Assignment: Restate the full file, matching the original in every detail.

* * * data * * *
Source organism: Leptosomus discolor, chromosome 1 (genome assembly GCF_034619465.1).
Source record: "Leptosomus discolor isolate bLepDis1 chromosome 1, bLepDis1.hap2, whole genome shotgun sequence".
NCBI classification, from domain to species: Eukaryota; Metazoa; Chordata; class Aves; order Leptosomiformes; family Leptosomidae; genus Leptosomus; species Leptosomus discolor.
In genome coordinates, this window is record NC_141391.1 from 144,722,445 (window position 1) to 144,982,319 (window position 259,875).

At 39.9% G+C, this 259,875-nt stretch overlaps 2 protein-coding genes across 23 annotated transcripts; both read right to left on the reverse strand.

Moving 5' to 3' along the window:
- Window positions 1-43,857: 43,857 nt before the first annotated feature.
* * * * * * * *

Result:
Source organism: Leptosomus discolor, chromosome 1 (genome assembly GCF_034619465.1).
Source record: "Leptosomus discolor isolate bLepDis1 chromosome 1, bLepDis1.hap2, whole genome shotgun sequence".
NCBI classification, from domain to species: Eukaryota; Metazoa; Chordata; class Aves; order Leptosomiformes; family Leptosomidae; genus Leptosomus; species Leptosomus discolor.
In genome coordinates, this window is record NC_141391.1 from 144,722,445 (window position 1) to 144,982,319 (window position 259,875).

At 39.9% G+C, this 259,875-nt stretch overlaps 2 protein-coding genes across 23 annotated transcripts; both read right to left on the reverse strand.

Moving 5' to 3' along the window:
- Window positions 1-43,857: 43,857 nt before the first annotated feature.